First there was her appearance. the dramatic black topped dress blossoming into a bright gold and black bell shape worthy of a stage production, set off by long waist length plaits and minimal make up.
Her answers to the “usual questions” were far from usual. She lived in a converted warehouse, home to many artists, musicians and travelers, (and those just seeking a cheap place to live in London). An aspiring artist herself (waitressing to pay the bills)she showed me some of her work. I was impressed by the vivid, exuberant colour (beginning to feel already an affinity due to my former art studies etc.)
She understood, to become a success in the sordid world of art there had to be compromises, major compromises! (I recall my same realization.) Not prepared to do that, she planned to study physiotherapy in her mother’s native Finland. An enterprise I encouraged her in as a worthwhile and rewarding profession.
She spoke of the social community in which she lived, the fun they had, blossoming against all odds in London’s cosmopolitan hierarchy.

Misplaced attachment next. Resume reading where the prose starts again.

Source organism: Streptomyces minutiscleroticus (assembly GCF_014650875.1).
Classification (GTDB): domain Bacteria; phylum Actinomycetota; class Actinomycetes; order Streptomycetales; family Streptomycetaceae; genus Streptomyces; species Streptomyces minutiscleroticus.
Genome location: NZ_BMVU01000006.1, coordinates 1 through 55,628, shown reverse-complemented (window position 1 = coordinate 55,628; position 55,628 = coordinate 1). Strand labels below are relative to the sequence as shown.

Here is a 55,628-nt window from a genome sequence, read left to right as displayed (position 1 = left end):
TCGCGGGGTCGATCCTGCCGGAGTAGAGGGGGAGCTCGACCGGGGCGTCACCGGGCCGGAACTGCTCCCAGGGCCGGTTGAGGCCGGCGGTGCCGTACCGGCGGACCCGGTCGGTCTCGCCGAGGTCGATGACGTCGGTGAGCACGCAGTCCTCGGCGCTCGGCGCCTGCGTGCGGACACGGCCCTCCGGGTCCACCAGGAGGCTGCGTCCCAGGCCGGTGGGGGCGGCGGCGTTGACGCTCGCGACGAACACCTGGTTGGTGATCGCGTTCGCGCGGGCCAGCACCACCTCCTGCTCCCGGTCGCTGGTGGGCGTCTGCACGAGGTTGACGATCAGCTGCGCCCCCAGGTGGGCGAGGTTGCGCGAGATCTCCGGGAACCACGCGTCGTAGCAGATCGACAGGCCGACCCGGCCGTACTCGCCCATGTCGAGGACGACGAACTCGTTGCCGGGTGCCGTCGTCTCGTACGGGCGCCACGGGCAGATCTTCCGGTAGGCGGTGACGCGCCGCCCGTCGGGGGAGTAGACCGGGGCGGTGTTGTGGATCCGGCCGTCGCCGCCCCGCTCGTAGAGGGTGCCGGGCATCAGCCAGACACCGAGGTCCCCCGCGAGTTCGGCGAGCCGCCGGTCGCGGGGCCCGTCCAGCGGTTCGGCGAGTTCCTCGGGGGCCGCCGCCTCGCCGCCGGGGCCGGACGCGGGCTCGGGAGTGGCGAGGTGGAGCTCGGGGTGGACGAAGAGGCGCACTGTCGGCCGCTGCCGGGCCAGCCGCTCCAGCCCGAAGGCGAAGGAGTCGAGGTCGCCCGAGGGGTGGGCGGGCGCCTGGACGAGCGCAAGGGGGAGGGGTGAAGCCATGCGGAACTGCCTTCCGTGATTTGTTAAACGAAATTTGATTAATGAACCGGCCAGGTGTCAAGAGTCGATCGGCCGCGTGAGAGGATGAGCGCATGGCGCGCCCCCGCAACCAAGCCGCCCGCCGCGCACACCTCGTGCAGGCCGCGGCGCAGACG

She was free! She reminded me of myself long, long ago and hope blossomed. There were still people like that around, whole communities of them that saw through the fabricated rat race of society, that wanted no part of it. My heart blossomed with joy for this wild flower growing amid the city streets.
On the way back from my school drop I saw …
I love to take in the daily changes in the trees and lakes.
I love this time of year when the buds begin to open as if sleeping eyes woke to the sun, so sudden from one day to the next.
Silver birch- one of my favourite painting subjects.
Cool, still waters of the lakes.
Trees in blossom everywhere!
In spite of “severe cut backs” still alive and greeting the sun, somehow reassuring.
An old man walking his dog told me “there’s a black swan here now. Don’t know where it is, maybe the other lake.”